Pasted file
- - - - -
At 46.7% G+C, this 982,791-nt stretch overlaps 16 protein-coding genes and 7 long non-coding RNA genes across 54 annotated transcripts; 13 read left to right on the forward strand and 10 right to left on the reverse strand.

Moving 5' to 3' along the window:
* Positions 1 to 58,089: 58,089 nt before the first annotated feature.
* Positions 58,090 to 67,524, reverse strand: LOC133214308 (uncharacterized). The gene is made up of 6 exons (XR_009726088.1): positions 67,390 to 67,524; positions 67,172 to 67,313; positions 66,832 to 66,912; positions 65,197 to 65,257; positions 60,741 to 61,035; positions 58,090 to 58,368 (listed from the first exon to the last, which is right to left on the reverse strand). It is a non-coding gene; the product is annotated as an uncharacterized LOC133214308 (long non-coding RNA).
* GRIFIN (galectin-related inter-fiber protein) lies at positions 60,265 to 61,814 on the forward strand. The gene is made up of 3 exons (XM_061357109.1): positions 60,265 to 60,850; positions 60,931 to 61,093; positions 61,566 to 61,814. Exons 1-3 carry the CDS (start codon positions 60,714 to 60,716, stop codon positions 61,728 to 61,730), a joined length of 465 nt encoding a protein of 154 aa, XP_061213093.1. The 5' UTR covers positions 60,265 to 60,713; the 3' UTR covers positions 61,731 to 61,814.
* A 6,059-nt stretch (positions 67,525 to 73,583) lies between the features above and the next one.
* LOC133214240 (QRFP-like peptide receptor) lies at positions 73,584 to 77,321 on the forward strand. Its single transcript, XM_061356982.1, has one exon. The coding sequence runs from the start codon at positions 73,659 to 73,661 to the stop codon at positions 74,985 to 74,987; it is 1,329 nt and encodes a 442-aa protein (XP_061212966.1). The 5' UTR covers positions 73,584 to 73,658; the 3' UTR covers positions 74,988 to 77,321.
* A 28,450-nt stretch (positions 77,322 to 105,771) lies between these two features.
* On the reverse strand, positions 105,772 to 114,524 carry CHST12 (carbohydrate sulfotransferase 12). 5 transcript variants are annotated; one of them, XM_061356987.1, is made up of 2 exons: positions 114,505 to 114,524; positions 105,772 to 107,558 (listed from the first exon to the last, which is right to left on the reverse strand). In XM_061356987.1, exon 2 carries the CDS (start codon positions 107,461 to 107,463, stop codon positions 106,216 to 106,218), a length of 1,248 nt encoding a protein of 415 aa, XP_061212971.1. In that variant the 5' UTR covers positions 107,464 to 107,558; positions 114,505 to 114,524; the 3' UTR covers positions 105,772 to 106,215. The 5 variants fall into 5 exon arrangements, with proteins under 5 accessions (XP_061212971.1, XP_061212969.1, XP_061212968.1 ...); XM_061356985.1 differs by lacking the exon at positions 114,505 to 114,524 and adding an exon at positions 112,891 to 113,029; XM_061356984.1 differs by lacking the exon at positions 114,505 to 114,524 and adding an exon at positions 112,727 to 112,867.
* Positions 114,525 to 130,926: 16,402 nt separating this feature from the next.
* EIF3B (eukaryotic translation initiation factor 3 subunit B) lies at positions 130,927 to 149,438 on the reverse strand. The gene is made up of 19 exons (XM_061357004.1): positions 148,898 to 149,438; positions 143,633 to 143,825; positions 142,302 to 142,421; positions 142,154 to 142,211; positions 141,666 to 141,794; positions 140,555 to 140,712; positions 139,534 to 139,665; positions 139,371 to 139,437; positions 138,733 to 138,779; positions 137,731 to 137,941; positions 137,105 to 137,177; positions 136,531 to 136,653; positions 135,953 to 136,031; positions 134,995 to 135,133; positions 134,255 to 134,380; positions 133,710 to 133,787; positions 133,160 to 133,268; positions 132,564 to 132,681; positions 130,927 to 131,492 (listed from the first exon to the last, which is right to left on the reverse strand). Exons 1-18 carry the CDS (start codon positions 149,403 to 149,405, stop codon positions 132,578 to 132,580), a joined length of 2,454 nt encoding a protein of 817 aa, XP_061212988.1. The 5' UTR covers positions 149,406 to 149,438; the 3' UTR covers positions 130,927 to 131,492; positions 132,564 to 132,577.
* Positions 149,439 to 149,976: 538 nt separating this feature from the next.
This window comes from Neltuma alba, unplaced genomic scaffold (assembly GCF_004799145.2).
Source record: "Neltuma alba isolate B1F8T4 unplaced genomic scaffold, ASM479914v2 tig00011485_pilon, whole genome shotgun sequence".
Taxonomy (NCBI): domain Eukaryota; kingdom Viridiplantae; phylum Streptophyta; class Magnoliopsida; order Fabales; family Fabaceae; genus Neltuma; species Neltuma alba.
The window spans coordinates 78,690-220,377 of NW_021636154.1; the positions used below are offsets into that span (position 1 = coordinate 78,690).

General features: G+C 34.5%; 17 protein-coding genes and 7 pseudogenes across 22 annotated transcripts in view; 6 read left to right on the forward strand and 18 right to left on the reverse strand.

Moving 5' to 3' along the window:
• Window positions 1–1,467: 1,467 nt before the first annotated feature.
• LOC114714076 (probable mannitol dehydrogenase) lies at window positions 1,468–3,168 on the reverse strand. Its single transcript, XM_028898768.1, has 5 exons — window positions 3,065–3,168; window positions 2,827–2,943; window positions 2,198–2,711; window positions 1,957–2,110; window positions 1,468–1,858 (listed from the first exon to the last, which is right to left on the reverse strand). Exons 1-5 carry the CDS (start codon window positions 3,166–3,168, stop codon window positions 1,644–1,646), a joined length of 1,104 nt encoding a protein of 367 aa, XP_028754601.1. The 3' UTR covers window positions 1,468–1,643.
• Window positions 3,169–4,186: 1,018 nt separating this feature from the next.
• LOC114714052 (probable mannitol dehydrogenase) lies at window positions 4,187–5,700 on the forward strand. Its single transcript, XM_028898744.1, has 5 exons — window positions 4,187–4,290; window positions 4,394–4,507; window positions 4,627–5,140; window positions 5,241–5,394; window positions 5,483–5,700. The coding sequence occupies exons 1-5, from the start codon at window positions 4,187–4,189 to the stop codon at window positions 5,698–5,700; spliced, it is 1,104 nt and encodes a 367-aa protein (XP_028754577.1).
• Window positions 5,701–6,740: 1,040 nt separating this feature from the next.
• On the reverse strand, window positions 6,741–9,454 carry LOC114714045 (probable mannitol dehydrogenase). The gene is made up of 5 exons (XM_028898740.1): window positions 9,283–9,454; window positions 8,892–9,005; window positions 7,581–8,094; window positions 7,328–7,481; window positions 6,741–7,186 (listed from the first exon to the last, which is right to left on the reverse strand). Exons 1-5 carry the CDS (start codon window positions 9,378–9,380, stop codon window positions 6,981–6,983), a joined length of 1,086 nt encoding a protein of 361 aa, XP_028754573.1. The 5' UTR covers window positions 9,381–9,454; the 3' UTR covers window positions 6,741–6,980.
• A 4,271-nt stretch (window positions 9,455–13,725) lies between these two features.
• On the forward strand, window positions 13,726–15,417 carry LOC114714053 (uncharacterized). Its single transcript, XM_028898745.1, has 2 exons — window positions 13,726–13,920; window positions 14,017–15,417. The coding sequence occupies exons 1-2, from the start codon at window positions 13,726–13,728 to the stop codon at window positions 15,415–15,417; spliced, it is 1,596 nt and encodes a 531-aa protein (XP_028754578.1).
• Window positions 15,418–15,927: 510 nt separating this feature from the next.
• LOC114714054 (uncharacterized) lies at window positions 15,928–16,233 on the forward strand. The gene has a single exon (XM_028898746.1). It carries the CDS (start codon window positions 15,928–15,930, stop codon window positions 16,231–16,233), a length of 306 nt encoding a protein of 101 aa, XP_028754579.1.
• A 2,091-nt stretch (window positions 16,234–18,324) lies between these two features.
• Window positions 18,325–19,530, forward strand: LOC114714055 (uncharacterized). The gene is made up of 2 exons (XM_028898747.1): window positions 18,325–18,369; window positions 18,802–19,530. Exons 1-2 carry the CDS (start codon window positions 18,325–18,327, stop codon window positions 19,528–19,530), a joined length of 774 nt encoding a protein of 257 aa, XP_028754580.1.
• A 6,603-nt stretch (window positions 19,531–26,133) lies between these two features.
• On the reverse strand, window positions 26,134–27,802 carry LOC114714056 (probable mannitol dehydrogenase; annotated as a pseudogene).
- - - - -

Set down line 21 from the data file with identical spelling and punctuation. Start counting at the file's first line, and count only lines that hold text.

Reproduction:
• Window positions 3,169–4,186: 1,018 nt separating this feature from the next.